Top degrees will be harder to get after universities crack down on grade inflation | UK News

Top degrees will be harder to get after universities crack down on grade inflation | UK News

First class degrees will be harder to get after universities agreed on measures to tackle grade inflation.

Institutions across Britain should stop rounding up borderline marks and avoid discounting core or final-year modules, according to a report by Universities UK (UUK).

It comes after universities minister Michelle Donelan warned too many have felt pressured to “dumb down” course or admissions standards.

The review was carried out by UUK and GuildHE on behalf of the UK Standing Committee for Quality Assessment (UKSCQA) and outlines six measures to ensure transparency on how final degree grades are calculated.

It states that only one algorithm should be used to calculate which final grade students get and should be made clear to them when they start.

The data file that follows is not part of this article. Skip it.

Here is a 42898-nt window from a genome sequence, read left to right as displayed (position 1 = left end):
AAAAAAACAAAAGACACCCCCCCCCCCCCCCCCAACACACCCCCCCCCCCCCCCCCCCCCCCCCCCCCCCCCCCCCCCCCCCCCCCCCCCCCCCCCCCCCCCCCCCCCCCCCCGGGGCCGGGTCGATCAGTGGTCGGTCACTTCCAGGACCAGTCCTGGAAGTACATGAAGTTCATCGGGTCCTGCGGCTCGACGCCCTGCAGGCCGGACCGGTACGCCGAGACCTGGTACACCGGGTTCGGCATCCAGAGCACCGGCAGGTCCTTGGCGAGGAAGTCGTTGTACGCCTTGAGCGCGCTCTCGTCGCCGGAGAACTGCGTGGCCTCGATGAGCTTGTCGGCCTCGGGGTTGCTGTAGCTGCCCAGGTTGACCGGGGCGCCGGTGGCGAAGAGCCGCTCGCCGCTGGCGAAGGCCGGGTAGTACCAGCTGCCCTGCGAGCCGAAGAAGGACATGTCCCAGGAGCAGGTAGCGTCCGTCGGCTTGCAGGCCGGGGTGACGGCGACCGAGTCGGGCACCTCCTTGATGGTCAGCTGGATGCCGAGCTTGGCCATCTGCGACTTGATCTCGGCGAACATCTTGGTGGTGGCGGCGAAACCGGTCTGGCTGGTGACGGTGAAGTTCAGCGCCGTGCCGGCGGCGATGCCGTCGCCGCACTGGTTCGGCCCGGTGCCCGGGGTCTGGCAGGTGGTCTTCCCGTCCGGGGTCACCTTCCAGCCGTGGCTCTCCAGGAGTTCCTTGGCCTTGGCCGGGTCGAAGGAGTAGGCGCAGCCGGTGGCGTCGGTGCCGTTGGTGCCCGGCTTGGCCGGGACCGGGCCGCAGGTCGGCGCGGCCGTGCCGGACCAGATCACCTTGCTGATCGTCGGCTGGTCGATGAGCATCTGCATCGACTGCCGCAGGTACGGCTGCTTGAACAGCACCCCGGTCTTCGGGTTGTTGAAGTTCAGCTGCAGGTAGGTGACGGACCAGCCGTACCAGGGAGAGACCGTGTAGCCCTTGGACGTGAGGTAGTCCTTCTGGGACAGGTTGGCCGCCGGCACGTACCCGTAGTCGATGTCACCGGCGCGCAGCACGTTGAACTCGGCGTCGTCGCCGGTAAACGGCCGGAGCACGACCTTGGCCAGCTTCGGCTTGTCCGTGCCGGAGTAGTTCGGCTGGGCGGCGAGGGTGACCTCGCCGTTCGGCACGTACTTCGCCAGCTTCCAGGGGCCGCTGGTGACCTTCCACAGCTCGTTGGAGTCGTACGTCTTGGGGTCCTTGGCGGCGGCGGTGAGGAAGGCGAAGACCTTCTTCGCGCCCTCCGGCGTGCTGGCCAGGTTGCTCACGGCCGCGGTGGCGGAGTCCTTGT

Classifications should also only be rounded up by a maximum of two percentage points, it added.

This means markers would consider giving someone with 68% a first, but not someone with 67.99%.

Figures have showed that nearly all UK universities and colleges saw an increase in the number of firsts handed out in the past five years, with 25 giving them to a third of their students.

Education Secretary Gavin Williamson previously warned the increasing number of top grades is “undermining our world-class reputation”.

Professor Andrew Wathey, chairman of the UKSCQA and vice-chancellor of the University of Northumbria, said: “Universities are committed to taking visible action to address the issue of grade inflation.

“It is more important than ever that the public has full confidence in the value of a UK university degree and that degree classifications are meaningful for employers and students.”

Professor Debra Humphris, chairwoman of UUK’s student policy network and vice-chancellor of the University of Brighton, added: “It is vital that we protect the value of UK degrees and these principles are another important step in ensuring that students can continue to take pride in the qualifications they work so hard to achieve.”

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